The U.K. government has upheld the Trade Remedies Authority’s (TRA) revocation of anti-dumping duties for welded tube and pipe imports from Russia. However, it has upheld them for imports of the same product from Belarus and China.
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Tube and pipe duties
The TRA made the recommendation to the Secretary of State for International Trade in its final determination of its transition review, which the U.K. government released Aug. 9, following the U.K.’s exit from the European Union in 2020-21.
That document, dated July 9, found that Russian steelmakers did not import into the U.K., meaning that no dumping has occurred.
The import duty thus lapsed from Jan. 30, 2021.
“Replacement of EU trade duty was Dec. 31, 2020. Consequently, the day of the expiry of the measure, and the appropriate date from which the anti-dumping amount will apply (or is revoked) is Jan. 30, 2021,” the TRA said in its recommendation.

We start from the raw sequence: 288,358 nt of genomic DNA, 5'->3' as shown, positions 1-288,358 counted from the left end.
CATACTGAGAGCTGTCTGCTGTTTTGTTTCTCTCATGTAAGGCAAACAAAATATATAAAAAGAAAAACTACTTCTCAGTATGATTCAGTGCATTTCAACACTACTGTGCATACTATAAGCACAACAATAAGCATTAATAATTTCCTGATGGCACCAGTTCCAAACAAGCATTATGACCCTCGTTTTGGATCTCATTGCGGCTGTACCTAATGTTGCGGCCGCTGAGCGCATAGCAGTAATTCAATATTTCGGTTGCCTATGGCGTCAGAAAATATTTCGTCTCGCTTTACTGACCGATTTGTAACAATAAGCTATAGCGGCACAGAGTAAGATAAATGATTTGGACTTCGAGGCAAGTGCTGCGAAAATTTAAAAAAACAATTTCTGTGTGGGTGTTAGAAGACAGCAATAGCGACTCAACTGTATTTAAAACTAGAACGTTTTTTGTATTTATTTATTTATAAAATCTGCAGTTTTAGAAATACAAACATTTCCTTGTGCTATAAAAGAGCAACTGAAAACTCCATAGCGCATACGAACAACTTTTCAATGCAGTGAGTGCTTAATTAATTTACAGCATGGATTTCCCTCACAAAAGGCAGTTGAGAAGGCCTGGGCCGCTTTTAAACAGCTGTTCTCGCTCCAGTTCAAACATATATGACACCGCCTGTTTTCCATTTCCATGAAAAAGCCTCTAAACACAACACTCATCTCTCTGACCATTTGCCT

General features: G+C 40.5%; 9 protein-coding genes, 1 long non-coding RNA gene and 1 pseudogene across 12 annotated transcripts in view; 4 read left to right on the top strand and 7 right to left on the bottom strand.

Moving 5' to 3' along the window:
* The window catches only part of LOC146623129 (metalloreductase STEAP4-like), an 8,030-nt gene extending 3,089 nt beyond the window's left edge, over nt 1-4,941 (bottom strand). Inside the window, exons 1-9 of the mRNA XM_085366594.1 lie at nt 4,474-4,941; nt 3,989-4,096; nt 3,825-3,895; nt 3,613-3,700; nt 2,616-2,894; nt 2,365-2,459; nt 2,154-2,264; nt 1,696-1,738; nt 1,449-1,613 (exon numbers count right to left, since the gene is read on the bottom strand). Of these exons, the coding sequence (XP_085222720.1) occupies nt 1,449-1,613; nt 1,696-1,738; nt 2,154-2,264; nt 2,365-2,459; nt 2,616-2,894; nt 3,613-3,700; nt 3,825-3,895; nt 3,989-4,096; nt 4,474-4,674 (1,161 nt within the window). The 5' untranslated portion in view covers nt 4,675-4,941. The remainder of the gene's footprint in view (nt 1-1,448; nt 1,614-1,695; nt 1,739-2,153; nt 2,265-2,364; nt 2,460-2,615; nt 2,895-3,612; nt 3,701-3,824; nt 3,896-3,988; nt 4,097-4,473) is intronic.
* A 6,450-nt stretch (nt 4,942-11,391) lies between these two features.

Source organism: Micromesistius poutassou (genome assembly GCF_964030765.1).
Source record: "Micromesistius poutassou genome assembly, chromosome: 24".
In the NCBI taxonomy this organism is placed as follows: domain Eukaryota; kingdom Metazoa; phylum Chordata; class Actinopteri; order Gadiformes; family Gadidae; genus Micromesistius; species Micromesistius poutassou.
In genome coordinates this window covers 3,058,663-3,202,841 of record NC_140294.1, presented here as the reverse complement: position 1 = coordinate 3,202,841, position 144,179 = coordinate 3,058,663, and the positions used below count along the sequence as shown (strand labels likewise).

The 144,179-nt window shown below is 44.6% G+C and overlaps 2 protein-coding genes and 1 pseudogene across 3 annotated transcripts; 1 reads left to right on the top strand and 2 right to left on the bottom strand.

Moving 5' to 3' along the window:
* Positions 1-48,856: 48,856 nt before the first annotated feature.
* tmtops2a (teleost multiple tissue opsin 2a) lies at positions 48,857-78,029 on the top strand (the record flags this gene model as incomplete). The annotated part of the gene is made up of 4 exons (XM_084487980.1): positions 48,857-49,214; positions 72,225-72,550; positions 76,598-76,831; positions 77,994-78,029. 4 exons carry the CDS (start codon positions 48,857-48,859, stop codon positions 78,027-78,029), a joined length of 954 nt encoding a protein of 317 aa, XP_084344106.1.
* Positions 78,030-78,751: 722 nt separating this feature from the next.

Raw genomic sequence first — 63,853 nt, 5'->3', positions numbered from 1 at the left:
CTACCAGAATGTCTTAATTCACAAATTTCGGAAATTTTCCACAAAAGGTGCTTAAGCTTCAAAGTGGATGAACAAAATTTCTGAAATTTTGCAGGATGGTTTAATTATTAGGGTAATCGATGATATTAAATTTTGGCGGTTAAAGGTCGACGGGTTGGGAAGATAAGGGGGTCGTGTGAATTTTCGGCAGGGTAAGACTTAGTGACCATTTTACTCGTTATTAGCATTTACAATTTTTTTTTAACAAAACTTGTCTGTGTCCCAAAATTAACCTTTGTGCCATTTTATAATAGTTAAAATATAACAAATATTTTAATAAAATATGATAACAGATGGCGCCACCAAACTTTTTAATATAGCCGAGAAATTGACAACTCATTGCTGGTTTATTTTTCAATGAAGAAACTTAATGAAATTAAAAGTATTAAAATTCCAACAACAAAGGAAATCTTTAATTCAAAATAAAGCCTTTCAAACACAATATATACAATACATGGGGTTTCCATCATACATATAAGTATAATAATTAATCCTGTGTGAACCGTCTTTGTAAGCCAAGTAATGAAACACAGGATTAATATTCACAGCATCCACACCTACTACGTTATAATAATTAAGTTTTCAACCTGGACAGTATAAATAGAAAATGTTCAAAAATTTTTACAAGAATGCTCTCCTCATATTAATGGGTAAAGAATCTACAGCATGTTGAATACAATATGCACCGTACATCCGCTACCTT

Duties on the Russian imports were 10.1-20.5%, depending on the producer.
The government also retained a 38.6% anti-dumping duty against Belarusian welded pipe imports on the basis that imports from that country would cause material injury to the local market and pipe producers.
Welded tube and pipe imports from China remain subject to 90.6% import duty for an additional five years, TRA noted.
The U.K. government also announced Aug. 9 that it has imposed a row of sanctions that include trade measures on potash, petroleum products, interception and monitoring goods and technology, goods used in cigarette manufacturing, and dual-use goods and technology.
The new sanctions come one year after Belarus’ presidential elections, which saw Alexander Lukashenko win a sixth term in office, but which international monitors have claimed were neither free nor fair.
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